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Monitoring Changes in Your Database Using DDL Triggers

By David Dye,

Introduction

Additions, deletions, or changes to objects in a database can cause a great deal of hardship and require a dba or developer to rewrite existing code that may reference affected entities. To make matters worse tracking down the problematic alteration(s) may be synonymous to locating the needle in the haystack. Utilizing a DDL trigger in conjunction with a single user created table, used to document such changes, can considerably minimize the headaches involved in tracking and locating schema changes.

Creating the Table and DDL TRIGGER

The first step in implementing such a tracking strategy is to create a table that will be used to record all DDL actions fired from within a database. The below code creates a table in the AdventureWorks sample database that will be used to hold all such DDL actions:

USE AdventureWorks
GO
CREATE TABLE AuditLog
(ID        INT PRIMARY KEY IDENTITY(1,1),
Command    NVARCHAR(1000),
PostTime   NVARCHAR(24),
HostName   NVARCHAR(100),
LoginName  NVARCHAR(100)
)
GO

After creating the table to hold our DDL events it is now time to create a DDL trigger that will be specific to the AdventureWorks database and will fire on all DDL_DATABASE_LEVEL_EVENTS:

CREATE TRIGGER Audit ON DATABASE
FOR DDL_DATABASE_LEVEL_EVENTS
AS
DECLARE @data XML
DECLARE @cmd NVARCHAR(1000)
DECLARE @posttime NVARCHAR(24)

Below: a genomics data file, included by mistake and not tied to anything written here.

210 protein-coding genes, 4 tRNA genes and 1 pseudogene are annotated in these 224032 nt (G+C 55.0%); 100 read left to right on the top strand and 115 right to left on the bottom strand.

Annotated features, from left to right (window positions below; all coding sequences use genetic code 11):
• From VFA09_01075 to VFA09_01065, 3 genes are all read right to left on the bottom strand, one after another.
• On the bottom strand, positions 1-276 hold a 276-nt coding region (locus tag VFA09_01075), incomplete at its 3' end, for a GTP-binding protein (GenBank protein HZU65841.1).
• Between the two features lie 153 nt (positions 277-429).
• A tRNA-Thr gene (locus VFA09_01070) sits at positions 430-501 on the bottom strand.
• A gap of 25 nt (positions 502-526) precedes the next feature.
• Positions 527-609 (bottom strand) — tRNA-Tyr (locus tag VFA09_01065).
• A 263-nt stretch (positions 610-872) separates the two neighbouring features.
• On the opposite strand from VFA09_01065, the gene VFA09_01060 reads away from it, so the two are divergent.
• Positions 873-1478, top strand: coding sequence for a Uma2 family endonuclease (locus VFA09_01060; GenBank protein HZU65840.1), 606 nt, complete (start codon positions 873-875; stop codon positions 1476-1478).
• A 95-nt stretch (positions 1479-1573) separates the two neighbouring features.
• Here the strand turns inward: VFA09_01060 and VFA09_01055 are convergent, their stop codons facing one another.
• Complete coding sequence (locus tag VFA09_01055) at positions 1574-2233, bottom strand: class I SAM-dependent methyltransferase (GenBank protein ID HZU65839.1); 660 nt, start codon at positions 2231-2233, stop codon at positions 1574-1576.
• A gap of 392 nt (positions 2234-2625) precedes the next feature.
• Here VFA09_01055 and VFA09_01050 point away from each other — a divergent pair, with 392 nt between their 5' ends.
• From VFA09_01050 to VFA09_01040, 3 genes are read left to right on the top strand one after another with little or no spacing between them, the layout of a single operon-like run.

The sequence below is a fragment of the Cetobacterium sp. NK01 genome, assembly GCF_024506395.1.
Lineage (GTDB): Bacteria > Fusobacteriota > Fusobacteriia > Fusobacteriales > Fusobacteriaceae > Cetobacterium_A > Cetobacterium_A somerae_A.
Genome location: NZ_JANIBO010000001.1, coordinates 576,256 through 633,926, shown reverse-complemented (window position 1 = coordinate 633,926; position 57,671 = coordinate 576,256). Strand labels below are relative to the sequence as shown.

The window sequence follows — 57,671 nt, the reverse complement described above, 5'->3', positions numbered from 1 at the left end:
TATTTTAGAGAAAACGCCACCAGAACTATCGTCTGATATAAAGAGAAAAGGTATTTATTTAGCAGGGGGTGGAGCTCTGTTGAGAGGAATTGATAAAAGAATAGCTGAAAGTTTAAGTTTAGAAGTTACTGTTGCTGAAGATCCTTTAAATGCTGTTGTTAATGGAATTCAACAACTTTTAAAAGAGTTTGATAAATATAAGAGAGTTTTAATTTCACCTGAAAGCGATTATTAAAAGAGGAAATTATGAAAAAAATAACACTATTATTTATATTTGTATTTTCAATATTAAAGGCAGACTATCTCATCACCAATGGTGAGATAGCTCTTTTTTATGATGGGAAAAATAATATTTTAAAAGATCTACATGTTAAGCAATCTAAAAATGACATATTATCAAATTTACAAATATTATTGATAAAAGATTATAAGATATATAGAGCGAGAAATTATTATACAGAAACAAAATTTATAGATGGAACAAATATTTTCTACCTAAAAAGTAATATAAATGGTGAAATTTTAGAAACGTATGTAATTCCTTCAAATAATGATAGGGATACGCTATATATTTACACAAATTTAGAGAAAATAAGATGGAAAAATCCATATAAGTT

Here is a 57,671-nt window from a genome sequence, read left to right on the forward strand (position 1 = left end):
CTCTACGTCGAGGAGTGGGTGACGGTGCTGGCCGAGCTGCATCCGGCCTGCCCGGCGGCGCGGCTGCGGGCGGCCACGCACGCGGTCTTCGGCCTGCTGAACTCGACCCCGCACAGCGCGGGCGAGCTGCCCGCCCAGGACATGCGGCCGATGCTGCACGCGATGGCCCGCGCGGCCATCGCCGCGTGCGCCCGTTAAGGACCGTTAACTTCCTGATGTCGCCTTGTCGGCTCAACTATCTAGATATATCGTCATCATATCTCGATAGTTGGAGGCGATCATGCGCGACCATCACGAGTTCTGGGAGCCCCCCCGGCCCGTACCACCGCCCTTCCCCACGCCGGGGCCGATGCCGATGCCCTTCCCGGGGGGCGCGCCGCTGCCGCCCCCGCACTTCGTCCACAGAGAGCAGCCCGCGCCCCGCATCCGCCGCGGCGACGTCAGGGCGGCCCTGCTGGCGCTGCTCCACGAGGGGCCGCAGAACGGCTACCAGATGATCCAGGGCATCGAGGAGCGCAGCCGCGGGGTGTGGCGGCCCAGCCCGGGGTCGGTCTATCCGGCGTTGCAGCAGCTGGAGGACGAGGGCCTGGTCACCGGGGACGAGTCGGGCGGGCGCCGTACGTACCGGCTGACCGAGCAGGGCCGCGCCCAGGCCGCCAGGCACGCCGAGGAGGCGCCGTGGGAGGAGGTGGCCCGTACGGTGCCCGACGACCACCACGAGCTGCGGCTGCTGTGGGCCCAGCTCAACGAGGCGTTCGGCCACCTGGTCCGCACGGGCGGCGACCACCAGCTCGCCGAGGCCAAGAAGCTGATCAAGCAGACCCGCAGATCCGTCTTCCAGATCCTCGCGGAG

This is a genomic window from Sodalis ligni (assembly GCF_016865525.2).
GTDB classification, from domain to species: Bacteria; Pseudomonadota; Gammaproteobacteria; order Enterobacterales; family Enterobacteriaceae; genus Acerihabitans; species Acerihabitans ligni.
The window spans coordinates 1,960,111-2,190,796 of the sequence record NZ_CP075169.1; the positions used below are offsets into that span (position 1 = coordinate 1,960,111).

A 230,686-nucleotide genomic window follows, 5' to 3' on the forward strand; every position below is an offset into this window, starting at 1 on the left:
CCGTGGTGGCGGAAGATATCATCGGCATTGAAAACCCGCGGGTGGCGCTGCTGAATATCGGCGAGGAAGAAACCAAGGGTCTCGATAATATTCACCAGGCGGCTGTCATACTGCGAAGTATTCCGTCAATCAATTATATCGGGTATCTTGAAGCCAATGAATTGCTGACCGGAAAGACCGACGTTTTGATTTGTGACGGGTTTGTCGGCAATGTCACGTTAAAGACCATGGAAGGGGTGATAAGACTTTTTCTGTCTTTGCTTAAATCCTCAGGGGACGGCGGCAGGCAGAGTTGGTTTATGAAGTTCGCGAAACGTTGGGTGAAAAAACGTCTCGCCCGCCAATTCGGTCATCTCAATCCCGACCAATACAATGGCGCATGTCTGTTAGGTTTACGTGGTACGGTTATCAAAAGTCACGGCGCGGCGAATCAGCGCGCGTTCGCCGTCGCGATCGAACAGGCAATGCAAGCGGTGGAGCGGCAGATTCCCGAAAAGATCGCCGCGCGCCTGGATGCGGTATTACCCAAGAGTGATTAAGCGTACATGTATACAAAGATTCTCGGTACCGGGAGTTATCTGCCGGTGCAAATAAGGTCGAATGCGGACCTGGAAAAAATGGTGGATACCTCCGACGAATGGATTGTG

DECLARE @spid NVARCHAR(6)
DECLARE @loginname NVARCHAR(100)
DECLARE @hostname NVARCHAR(100)
SET @data = EVENTDATA()
SET @cmd = @data.value('(/EVENT_INSTANCE/TSQLCommand/CommandText)[1]', 'NVARCHAR(1000)')
SET @cmd = LTRIM(RTRIM(REPLACE(@cmd,'','')))
SET @posttime = @data.value('(/EVENT_INSTANCE/PostTime)[1]', 'NVARCHAR(24)')
SET @spid = @data.value('(/EVENT_INSTANCE/SPID)[1]', 'nvarchar(6)')
SET @loginname = @data.value('(/EVENT_INSTANCE/LoginName)[1]',
    'NVARCHAR(100)')
SET @hostname = HOST_NAME()
INSERT INTO dbo.AuditLog(Command, PostTime,HostName,LoginName)
 VALUES(@cmd, @posttime, @hostname, @loginname)
GO

The purpose of the trigger is to capture the EVENTDATA() that is created once the trigger fires and parse the data from the xml variable inserting it into the appropriate columns of our AuditLog table. The parsing of the EVENTDATA() is rather straight forward, except for when extracting the command text. The parsing of the command text includes the following code:

SET@cmd = LTRIM(RTRIM(REPLACE(@cmd,'','')))

The need for the LTRIM and RTRIM is to strip all leading and trailing white space while the REPLACE is used to remove the carriage return that is added when if using the scripting wizard from SSMS. This will provide the future ability to use SSRS string functions to further parse the command text to offer greater detail.

Once the table and trigger have been created you can test to assure that it is working properly:

UPDATE STATISTICS Production.Product
GO
CREATE TABLE dbo.Test(col INT)
GO
DROP TABLE dbo.Test
GO
-- View log table
SELECT *
FROM dbo.AuditLog
GO

The results of the above query should are shown below:

Results

Conclusions

By creating a table to hold all DDL actions and a database level DDL trigger we can successfully capture all DDL level changes to our database and provide greater ability to track and monitor any such change.

As performance of any such action(s) is most often the deciding factor as to whether implement such change control, I have limited excessive parsing or formatting in the above trigger. Consider this the first step, documenting. Later I will post how to utilize reporting services to provide reports showing:

1. DDL action, CREATE, ALTER, DELETE, etc

2. The schema and object affected

3. Workstation executing DDL statements

4. Drill down report to show object dependencies

That will use the documenting objects created above to provide greater insight and detail external of your production environment.

Total article views: 8794 | Views in the last 30 days: 9
 
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Tags
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